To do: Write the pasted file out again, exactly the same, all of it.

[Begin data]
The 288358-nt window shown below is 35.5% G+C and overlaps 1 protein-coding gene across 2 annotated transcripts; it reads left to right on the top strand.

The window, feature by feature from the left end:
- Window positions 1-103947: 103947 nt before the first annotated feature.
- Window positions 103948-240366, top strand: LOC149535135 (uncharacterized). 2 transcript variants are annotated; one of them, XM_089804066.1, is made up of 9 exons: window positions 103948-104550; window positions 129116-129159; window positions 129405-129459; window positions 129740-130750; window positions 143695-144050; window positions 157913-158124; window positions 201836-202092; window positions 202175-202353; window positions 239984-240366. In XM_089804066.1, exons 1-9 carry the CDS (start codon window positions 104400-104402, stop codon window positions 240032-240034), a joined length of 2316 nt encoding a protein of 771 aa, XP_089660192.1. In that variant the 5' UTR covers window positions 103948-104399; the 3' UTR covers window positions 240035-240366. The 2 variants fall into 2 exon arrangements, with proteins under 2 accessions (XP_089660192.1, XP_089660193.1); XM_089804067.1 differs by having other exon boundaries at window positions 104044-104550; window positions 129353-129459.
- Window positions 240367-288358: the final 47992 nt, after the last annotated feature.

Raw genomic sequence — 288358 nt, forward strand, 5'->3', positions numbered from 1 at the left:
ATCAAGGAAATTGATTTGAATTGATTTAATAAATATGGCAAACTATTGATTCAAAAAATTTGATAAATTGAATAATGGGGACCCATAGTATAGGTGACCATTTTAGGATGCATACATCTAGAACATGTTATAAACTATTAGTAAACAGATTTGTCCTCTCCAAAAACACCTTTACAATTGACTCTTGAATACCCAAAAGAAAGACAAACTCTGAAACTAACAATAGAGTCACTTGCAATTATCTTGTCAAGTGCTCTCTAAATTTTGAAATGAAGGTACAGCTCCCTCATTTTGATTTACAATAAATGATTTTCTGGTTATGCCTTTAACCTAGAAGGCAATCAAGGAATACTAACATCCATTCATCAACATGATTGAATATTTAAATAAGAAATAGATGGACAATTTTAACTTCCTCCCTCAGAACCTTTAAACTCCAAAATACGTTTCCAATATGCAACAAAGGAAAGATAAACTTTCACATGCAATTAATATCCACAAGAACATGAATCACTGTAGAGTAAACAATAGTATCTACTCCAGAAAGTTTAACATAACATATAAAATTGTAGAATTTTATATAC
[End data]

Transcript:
The 288358-nt window shown below is 35.5% G+C and overlaps 1 protein-coding gene across 2 annotated transcripts; it reads left to right on the top strand.

The window, feature by feature from the left end:
- Window positions 1-103947: 103947 nt before the first annotated feature.
- Window positions 103948-240366, top strand: LOC149535135 (uncharacterized). 2 transcript variants are annotated; one of them, XM_089804066.1, is made up of 9 exons: window positions 103948-104550; window positions 129116-129159; window positions 129405-129459; window positions 129740-130750; window positions 143695-144050; window positions 157913-158124; window positions 201836-202092; window positions 202175-202353; window positions 239984-240366. In XM_089804066.1, exons 1-9 carry the CDS (start codon window positions 104400-104402, stop codon window positions 240032-240034), a joined length of 2316 nt encoding a protein of 771 aa, XP_089660192.1. In that variant the 5' UTR covers window positions 103948-104399; the 3' UTR covers window positions 240035-240366. The 2 variants fall into 2 exon arrangements, with proteins under 2 accessions (XP_089660192.1, XP_089660193.1); XM_089804067.1 differs by having other exon boundaries at window positions 104044-104550; window positions 129353-129459.
- Window positions 240367-288358: the final 47992 nt, after the last annotated feature.

Raw genomic sequence — 288358 nt, forward strand, 5'->3', positions numbered from 1 at the left:
ATCAAGGAAATTGATTTGAATTGATTTAATAAATATGGCAAACTATTGATTCAAAAAATTTGATAAATTGAATAATGGGGACCCATAGTATAGGTGACCATTTTAGGATGCATACATCTAGAACATGTTATAAACTATTAGTAAACAGATTTGTCCTCTCCAAAAACACCTTTACAATTGACTCTTGAATACCCAAAAGAAAGACAAACTCTGAAACTAACAATAGAGTCACTTGCAATTATCTTGTCAAGTGCTCTCTAAATTTTGAAATGAAGGTACAGCTCCCTCATTTTGATTTACAATAAATGATTTTCTGGTTATGCCTTTAACCTAGAAGGCAATCAAGGAATACTAACATCCATTCATCAACATGATTGAATATTTAAATAAGAAATAGATGGACAATTTTAACTTCCTCCCTCAGAACCTTTAAACTCCAAAATACGTTTCCAATATGCAACAAAGGAAAGATAAACTTTCACATGCAATTAATATCCACAAGAACATGAATCACTGTAGAGTAAACAATAGTATCTACTCCAGAAAGTTTAACATAACATATAAAATTGTAGAATTTTATATAC